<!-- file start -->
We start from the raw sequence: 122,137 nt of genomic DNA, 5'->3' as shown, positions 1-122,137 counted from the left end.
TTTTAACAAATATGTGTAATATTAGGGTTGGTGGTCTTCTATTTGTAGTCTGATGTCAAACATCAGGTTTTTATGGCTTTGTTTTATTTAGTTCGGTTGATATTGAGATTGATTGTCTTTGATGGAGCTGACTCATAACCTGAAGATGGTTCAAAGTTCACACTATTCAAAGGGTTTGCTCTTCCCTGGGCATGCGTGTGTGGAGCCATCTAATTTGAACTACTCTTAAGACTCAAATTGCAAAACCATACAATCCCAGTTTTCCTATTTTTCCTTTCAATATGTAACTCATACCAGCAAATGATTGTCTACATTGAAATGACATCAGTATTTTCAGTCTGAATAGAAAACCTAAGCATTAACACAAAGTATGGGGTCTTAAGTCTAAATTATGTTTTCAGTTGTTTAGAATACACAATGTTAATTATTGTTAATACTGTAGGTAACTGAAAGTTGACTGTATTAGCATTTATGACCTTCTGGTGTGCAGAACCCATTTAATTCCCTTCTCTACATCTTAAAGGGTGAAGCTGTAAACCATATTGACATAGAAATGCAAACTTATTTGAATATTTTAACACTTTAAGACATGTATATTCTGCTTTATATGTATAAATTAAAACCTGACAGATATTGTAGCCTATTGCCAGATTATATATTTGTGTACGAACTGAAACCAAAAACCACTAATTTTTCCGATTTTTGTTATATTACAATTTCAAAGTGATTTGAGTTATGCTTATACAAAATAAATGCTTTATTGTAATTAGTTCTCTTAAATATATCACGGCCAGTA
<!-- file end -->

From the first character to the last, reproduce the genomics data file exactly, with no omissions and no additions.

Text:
We start from the raw sequence: 122,137 nt of genomic DNA, 5'->3' as shown, positions 1-122,137 counted from the left end.
TTTTAACAAATATGTGTAATATTAGGGTTGGTGGTCTTCTATTTGTAGTCTGATGTCAAACATCAGGTTTTTATGGCTTTGTTTTATTTAGTTCGGTTGATATTGAGATTGATTGTCTTTGATGGAGCTGACTCATAACCTGAAGATGGTTCAAAGTTCACACTATTCAAAGGGTTTGCTCTTCCCTGGGCATGCGTGTGTGGAGCCATCTAATTTGAACTACTCTTAAGACTCAAATTGCAAAACCATACAATCCCAGTTTTCCTATTTTTCCTTTCAATATGTAACTCATACCAGCAAATGATTGTCTACATTGAAATGACATCAGTATTTTCAGTCTGAATAGAAAACCTAAGCATTAACACAAAGTATGGGGTCTTAAGTCTAAATTATGTTTTCAGTTGTTTAGAATACACAATGTTAATTATTGTTAATACTGTAGGTAACTGAAAGTTGACTGTATTAGCATTTATGACCTTCTGGTGTGCAGAACCCATTTAATTCCCTTCTCTACATCTTAAAGGGTGAAGCTGTAAACCATATTGACATAGAAATGCAAACTTATTTGAATATTTTAACACTTTAAGACATGTATATTCTGCTTTATATGTATAAATTAAAACCTGACAGATATTGTAGCCTATTGCCAGATTATATATTTGTGTACGAACTGAAACCAAAAACCACTAATTTTTCCGATTTTTGTTATATTACAATTTCAAAGTGATTTGAGTTATGCTTATACAAAATAAATGCTTTATTGTAATTAGTTCTCTTAAATATATCACGGCCAGTA